1. Headline
  1. Headline

Video: Is it OK to tell white lies?

By
TODAY
updated 10/3/2007 11:05:46 AM ET 2007-10-03T15:05:46

Now, let me make myself perfectly clear, I’m not one for lying or for telling people it’s OK to lie. Having said that, telling a little “white lie” every once in a while might actually be healthy when it comes to managing our interpersonal relationships. I clearly don’t need to go into all of the reasons why telling the truth is important. One of the fundamental foundations for our relationships depends on our ability to rely and trust those who are most dear and close to our hearts. So, now that I got that out of the way, I can talk about some of the reasons or exceptions to why telling the whole truth, and nothing but the truth, might actually not apply. Here are four instances when it’s OK to tell a little white lie:

1. When the whole truth tears someone down and makes them feel horrible about themselves rather than builds them up, like saying “I like your new, extremely short haircut” when in reality it’s just awful. Brutal honesty can be used as a toxic weapon. We are not obligated to tell the whole truth if it hurts someone’s feelings.

2. A little white lie like mentioning the tooth fairy or Santa Claus is acceptable when it protects a child’s innocence or creative imagination. How can you argue with that one?

3. Offering passing pleasantries, like “Oh … it’s no trouble at all” or “I’m fine, thanks for asking,” counts as OK in my book, too.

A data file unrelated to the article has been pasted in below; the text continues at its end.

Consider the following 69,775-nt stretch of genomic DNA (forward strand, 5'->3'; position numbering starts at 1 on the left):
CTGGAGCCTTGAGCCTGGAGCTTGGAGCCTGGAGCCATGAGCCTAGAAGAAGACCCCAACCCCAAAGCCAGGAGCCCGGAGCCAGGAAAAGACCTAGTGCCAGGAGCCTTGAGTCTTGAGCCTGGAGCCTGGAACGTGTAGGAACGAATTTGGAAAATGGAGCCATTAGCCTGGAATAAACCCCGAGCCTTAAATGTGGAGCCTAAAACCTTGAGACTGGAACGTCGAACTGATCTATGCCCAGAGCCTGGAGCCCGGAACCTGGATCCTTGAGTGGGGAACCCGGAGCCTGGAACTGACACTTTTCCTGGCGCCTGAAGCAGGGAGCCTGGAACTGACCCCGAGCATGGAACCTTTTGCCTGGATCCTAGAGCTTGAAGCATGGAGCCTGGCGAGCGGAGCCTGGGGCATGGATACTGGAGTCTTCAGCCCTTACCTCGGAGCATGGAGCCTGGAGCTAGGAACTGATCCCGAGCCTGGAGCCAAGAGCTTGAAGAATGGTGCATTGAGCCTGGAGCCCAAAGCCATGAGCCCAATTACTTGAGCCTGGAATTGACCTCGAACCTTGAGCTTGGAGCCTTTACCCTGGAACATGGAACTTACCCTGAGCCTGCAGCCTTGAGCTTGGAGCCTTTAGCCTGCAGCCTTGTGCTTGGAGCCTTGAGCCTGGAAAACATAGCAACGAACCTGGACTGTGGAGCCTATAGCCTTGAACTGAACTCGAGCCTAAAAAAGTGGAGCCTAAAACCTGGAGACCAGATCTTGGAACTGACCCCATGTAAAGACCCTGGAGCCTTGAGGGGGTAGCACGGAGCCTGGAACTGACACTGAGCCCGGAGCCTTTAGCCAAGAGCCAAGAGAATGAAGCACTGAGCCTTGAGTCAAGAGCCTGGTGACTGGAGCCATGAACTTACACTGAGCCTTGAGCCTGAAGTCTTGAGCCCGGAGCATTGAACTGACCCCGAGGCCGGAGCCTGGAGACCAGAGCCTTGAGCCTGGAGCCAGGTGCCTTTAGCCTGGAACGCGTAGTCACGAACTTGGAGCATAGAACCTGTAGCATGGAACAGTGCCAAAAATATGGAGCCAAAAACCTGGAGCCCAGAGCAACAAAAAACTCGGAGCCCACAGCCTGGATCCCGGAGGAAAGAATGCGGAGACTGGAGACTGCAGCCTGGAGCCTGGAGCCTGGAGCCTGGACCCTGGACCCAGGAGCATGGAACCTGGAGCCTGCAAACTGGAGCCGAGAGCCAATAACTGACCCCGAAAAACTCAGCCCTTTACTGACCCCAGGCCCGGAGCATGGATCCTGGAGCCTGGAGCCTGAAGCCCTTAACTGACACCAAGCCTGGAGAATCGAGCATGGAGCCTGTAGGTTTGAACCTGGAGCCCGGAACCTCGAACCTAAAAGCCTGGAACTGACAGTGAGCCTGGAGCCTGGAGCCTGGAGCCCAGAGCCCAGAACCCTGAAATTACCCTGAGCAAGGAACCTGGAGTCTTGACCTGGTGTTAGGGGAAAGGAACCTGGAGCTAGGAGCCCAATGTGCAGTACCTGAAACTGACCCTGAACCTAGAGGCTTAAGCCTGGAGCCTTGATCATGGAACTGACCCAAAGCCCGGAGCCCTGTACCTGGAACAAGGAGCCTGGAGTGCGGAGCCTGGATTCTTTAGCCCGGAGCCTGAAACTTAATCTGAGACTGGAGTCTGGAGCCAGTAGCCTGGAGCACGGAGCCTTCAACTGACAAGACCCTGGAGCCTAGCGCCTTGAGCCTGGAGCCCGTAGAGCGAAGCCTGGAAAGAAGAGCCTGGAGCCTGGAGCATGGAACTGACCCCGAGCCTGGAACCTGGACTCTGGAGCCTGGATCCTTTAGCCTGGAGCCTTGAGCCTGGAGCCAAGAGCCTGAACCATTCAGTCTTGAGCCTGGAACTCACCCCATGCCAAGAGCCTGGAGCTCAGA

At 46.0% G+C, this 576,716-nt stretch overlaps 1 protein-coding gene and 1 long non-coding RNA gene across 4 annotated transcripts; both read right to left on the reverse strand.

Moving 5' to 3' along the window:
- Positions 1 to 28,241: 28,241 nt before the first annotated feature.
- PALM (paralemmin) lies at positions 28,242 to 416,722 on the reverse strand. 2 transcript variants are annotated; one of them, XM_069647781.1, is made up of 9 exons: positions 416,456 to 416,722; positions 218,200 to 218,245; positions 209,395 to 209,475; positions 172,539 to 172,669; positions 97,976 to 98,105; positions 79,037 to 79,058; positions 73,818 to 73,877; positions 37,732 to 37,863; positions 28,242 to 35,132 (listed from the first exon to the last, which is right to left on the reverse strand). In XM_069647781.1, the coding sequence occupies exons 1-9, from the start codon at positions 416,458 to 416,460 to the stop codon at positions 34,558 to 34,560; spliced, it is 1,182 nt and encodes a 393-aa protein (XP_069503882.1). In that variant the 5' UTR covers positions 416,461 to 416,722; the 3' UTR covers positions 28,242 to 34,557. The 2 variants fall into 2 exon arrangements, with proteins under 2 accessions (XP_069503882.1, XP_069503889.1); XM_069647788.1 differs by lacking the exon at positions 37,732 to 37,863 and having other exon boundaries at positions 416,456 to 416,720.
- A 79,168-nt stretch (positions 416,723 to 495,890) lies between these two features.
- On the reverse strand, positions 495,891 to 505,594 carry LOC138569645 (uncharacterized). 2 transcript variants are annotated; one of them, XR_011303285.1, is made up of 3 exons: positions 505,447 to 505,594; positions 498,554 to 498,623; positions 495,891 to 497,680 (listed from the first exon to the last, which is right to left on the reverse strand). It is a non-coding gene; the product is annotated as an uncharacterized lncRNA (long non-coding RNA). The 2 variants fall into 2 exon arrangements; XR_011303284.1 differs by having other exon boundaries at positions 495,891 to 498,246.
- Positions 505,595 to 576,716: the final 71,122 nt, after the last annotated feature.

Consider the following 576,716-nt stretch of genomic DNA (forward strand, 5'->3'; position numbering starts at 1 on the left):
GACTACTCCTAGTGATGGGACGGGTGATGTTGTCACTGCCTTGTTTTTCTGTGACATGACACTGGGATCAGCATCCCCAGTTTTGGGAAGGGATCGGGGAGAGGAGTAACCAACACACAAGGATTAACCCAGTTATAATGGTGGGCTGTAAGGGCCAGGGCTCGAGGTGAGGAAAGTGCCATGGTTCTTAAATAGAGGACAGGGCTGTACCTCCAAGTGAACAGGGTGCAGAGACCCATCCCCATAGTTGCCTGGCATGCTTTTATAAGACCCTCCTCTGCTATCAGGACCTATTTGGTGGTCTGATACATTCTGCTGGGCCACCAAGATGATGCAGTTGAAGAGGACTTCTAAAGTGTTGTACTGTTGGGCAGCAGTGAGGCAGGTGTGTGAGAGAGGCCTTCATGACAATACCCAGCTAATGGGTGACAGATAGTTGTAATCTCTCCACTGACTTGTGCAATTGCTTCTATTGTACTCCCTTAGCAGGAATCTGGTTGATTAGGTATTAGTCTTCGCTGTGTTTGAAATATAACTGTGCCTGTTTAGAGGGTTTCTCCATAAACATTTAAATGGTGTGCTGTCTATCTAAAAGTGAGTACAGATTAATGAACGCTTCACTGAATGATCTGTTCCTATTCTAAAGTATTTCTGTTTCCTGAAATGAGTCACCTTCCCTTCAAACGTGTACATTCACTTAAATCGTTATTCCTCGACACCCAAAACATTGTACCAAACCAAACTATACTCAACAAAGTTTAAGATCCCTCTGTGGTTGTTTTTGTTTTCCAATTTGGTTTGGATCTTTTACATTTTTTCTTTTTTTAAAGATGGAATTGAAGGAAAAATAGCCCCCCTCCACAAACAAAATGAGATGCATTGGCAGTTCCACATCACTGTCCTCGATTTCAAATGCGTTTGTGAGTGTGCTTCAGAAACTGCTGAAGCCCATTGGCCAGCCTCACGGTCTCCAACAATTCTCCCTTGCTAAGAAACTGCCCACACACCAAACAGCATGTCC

4. Complimenting someone, but perhaps taking it a little too far, like saying “Your cookies are the best I’ve ever had," is also acceptable. Mild false truths make it easier for people to get along and are primarily harmless in most cases.

The major difference between a white lie and a hard lie is that a hard lie is said to protect oneself, whereas a little white lie is said to protect someone else. Relationships can be complex and tricky at times. Sometimes a harmless, thoughtful pleasantry is just what the doctor ordered.

Dr. Robi Ludwig is a nationally known psychotherapist, award-winning reporter, contributing editor for Cookie magazine and host of GSN's new reality game show, “Without Prejudice?”. She can be also be seen Monday nights on “Nancy Grace” on CNN's Headline News. Dr. Ludwig is a regular contributor to the TODAY show. To learn more about Robi Ludwig and her work, you can visit: DrRobiLudwig.com and Cookiemag.com

© 2013 MSNBC Interactive.  Reprints

Discuss:

Discussion comments

,

Most active discussions

  1. votes comments
  2. votes comments
  3. votes comments
  4. votes comments